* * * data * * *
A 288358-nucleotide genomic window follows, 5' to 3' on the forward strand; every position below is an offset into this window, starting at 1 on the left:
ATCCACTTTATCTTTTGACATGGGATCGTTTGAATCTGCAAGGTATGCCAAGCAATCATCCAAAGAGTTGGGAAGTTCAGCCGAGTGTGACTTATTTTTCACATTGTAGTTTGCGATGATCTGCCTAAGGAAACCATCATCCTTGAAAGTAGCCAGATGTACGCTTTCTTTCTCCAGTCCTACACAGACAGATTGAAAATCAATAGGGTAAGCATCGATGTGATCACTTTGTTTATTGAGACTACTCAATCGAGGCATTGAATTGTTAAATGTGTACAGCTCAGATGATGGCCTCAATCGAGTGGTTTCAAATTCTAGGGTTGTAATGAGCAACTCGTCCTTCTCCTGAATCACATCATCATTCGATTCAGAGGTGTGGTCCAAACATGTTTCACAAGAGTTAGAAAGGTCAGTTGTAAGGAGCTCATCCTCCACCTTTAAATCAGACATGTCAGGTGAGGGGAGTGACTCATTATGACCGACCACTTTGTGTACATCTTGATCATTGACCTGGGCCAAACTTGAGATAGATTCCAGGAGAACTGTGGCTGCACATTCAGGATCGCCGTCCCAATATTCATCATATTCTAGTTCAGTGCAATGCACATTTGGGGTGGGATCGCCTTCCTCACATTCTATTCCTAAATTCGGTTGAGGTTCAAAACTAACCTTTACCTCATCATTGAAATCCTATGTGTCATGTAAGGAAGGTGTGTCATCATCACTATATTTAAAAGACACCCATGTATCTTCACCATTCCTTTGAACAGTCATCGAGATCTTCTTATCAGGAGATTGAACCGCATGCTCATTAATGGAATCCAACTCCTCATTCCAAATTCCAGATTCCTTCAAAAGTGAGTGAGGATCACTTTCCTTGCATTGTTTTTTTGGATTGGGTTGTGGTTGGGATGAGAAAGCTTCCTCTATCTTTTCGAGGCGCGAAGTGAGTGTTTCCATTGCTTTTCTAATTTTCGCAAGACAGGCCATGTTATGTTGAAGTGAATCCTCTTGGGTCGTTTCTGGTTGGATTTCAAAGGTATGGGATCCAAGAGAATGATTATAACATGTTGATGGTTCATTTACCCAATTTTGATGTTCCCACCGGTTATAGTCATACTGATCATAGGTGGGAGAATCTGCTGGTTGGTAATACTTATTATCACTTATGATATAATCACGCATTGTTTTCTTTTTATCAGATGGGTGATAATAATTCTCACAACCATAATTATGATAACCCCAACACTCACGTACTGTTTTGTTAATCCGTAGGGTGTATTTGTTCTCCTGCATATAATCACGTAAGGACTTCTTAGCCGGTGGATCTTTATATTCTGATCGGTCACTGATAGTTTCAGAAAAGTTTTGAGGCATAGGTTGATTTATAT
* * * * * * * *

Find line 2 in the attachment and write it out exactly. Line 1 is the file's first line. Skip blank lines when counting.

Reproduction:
ATCCACTTTATCTTTTGACATGGGATCGTTTGAATCTGCAAGGTATGCCAAGCAATCATCCAAAGAGTTGGGAAGTTCAGCCGAGTGTGACTTATTTTTCACATTGTAGTTTGCGATGATCTGCCTAAGGAAACCATCATCCTTGAAAGTAGCCAGATGTACGCTTTCTTTCTCCAGTCCTACACAGACAGATTGAAAATCAATAGGGTAAGCATCGATGTGATCACTTTGTTTATTGAGACTACTCAATCGAGGCATTGAATTGTTAAATGTGTACAGCTCAGATGATGGCCTCAATCGAGTGGTTTCAAATTCTAGGGTTGTAATGAGCAACTCGTCCTTCTCCTGAATCACATCATCATTCGATTCAGAGGTGTGGTCCAAACATGTTTCACAAGAGTTAGAAAGGTCAGTTGTAAGGAGCTCATCCTCCACCTTTAAATCAGACATGTCAGGTGAGGGGAGTGACTCATTATGACCGACCACTTTGTGTACATCTTGATCATTGACCTGGGCCAAACTTGAGATAGATTCCAGGAGAACTGTGGCTGCACATTCAGGATCGCCGTCCCAATATTCATCATATTCTAGTTCAGTGCAATGCACATTTGGGGTGGGATCGCCTTCCTCACATTCTATTCCTAAATTCGGTTGAGGTTCAAAACTAACCTTTACCTCATCATTGAAATCCTATGTGTCATGTAAGGAAGGTGTGTCATCATCACTATATTTAAAAGACACCCATGTATCTTCACCATTCCTTTGAACAGTCATCGAGATCTTCTTATCAGGAGATTGAACCGCATGCTCATTAATGGAATCCAACTCCTCATTCCAAATTCCAGATTCCTTCAAAAGTGAGTGAGGATCACTTTCCTTGCATTGTTTTTTTGGATTGGGTTGTGGTTGGGATGAGAAAGCTTCCTCTATCTTTTCGAGGCGCGAAGTGAGTGTTTCCATTGCTTTTCTAATTTTCGCAAGACAGGCCATGTTATGTTGAAGTGAATCCTCTTGGGTCGTTTCTGGTTGGATTTCAAAGGTATGGGATCCAAGAGAATGATTATAACATGTTGATGGTTCATTTACCCAATTTTGATGTTCCCACCGGTTATAGTCATACTGATCATAGGTGGGAGAATCTGCTGGTTGGTAATACTTATTATCACTTATGATATAATCACGCATTGTTTTCTTTTTATCAGATGGGTGATAATAATTCTCACAACCATAATTATGATAACCCCAACACTCACGTACTGTTTTGTTAATCCGTAGGGTGTATTTGTTCTCCTGCATATAATCACGTAAGGACTTCTTAGCCGGTGGATCTTTATATTCTGATCGGTCACTGATAGTTTCAGAAAAGTTTTGAGGCATAGGTTGATTTATAT